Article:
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The Pamphlet Collection of Sir Robert Stout: Volume 20


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The men who have set their mark upon the progress of thought have done so, not so much by the originality of their views, as by the happy manner in which they have compiled and brought within reach the advanced views of the age in which they lived; their success has not consisted so much in declaring something new, as in introducing—probably in a new dress—old thoughts of sterling value, which have lain dormant and neglected in men's minds for ages. Few writers of advanced thoughts live to see the fruits of their labors. Silently and unobserved they rise and take their place among the stars in the intellectual constellations, and when the healthful breeze of freedom has cleared the atmosphere of haze and clouds, they shine forth with truthful and beautiful splendour, guiding stars in the pathway of mind, culminating points in the realm of thought.

How true it is that one shall sow and another shall reap! Think you that a sensualist living in Jerusalem, with his harem of 1,000 wives and concubines, could be the author of all the ancient Jewish proverbs, so simple and so truthful! I say 'tis an impossibility. The mind of such an individual might give birth to the lascivious thoughts contained in that production of the Jewish Anacreon, The Song of Songs, but the wise sayings of the sages are too much above the plane of his thought. Thoughts are as natural as any other product of life, Nature never contradicts herself.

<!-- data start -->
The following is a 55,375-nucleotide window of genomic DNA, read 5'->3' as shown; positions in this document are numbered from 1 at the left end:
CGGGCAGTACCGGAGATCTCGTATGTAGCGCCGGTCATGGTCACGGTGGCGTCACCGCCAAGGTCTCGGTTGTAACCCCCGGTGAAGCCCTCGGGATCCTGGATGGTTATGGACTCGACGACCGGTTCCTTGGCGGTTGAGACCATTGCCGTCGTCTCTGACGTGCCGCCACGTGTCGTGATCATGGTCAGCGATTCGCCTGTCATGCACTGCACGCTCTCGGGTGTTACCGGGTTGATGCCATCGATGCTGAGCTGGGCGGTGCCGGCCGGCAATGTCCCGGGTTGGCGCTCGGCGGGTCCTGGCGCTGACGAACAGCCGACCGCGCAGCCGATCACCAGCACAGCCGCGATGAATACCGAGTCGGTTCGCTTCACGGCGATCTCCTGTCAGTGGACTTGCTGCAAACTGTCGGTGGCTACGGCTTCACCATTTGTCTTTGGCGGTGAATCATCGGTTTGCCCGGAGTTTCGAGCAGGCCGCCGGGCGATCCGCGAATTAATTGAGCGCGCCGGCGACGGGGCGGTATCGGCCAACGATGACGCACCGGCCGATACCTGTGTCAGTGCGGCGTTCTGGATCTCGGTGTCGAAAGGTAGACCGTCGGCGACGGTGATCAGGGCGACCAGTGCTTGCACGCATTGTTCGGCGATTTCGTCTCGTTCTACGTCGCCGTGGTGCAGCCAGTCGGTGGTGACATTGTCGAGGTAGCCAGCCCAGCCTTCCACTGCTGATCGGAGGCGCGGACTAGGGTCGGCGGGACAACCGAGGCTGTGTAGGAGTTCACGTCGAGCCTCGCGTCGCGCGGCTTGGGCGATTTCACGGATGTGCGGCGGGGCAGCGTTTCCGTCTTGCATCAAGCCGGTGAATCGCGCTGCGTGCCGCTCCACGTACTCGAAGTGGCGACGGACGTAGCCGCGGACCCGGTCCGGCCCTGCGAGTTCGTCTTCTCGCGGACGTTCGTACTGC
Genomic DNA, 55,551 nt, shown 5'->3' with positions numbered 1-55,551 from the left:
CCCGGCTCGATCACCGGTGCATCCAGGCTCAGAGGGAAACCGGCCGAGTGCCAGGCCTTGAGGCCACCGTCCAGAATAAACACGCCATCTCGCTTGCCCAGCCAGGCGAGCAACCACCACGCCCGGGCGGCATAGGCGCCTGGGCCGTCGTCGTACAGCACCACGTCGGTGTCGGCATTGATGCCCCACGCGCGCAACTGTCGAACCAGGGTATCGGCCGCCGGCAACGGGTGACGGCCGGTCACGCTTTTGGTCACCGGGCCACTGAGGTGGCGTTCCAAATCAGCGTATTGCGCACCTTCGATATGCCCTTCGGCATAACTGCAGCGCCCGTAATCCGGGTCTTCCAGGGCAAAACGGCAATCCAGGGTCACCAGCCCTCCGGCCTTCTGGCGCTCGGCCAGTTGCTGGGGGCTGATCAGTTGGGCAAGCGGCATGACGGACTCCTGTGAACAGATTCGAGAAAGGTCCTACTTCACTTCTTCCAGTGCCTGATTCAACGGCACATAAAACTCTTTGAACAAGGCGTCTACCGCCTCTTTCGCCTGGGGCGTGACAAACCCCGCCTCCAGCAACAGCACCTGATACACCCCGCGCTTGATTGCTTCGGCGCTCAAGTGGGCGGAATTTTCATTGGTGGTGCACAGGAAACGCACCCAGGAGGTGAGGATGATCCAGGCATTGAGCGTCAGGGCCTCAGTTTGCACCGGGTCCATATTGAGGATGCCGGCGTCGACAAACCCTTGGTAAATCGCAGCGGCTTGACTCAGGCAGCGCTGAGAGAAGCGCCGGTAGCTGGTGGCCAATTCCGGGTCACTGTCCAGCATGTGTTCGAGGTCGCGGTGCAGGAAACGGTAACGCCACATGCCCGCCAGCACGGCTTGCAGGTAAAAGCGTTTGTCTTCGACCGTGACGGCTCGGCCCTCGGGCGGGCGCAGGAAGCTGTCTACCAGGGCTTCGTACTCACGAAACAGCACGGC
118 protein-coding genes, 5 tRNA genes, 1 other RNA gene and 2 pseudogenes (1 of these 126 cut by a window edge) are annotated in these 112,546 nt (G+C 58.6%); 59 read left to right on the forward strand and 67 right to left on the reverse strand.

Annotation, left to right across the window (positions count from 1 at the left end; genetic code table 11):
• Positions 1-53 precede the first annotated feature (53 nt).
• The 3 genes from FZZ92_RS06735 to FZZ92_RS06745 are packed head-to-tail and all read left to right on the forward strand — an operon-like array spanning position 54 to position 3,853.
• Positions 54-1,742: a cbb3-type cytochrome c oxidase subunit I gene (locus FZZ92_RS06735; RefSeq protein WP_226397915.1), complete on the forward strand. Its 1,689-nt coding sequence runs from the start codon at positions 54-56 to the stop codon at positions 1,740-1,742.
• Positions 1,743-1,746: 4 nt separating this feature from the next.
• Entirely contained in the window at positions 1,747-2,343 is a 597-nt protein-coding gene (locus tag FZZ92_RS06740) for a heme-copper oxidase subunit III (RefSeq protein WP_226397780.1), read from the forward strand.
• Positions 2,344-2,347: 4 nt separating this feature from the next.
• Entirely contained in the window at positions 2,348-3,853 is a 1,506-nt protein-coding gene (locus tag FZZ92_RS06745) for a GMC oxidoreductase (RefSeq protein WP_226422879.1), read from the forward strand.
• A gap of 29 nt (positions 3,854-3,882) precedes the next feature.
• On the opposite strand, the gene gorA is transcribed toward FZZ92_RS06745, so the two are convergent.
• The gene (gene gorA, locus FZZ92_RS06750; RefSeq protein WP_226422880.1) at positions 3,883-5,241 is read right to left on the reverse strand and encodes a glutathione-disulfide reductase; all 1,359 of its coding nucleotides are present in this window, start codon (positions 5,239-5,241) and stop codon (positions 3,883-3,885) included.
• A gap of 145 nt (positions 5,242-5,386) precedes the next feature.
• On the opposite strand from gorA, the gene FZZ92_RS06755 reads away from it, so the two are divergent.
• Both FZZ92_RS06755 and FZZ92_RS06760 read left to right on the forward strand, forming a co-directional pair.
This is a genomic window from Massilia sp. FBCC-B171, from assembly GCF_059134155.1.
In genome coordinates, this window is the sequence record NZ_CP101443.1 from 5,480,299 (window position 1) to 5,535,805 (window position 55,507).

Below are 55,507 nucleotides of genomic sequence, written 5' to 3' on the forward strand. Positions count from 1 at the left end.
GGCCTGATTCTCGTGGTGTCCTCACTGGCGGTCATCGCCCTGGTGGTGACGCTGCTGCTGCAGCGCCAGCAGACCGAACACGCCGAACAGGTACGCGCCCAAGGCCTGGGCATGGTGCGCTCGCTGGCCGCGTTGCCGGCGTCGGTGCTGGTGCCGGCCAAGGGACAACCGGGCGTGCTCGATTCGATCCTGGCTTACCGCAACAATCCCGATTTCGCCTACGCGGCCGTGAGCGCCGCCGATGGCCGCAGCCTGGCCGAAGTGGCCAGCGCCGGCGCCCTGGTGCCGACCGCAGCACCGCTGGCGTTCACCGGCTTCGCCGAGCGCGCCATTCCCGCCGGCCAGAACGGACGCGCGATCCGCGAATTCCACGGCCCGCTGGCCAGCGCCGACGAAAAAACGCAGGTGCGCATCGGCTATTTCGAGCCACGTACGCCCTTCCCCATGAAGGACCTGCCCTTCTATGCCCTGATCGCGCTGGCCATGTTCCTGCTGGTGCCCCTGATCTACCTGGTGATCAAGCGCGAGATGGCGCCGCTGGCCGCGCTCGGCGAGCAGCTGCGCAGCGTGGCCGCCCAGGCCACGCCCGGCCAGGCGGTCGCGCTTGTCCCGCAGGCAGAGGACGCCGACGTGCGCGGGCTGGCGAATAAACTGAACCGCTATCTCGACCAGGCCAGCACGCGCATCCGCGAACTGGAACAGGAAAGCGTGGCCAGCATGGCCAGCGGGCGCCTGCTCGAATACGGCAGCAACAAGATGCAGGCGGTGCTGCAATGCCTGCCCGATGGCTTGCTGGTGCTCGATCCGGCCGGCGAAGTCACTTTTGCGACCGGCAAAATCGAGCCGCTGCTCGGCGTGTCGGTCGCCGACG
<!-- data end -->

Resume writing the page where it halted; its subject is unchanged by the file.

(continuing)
The fine moral precepts found in the sayings of Jesus existed ages before his time, his true value as a reformer consists in that he evolved from the region of Idea and Thought, as he understood them, a religion of action—ill understood by his immediate disciples, and still less understood by the majority of that people calling themselves Christians.

There was an Illiad before Homer wrote his, many Philosophers were before Socrates and Plato, Galileo and Copernicus, before Newton, Bacon's method had been followed, from the hour that reason dawned, and Aguste Comte is not the last that will carry it beyond its legitimate province.

Many of the ancients and a Monbaddo wrote of the origin of the human species before Darwin, and Professor Owes is neither the first nor the last nor the greatest of our philosophers. Mind succeeds mind in the kingdom of thought, ever onward rolls the wave of human pro- page 3 gress, evolving first, and still evolving, higher planes of thought and action; we cannot fathom the depth of the beginning, nor yet see the mountain height that crowns the end.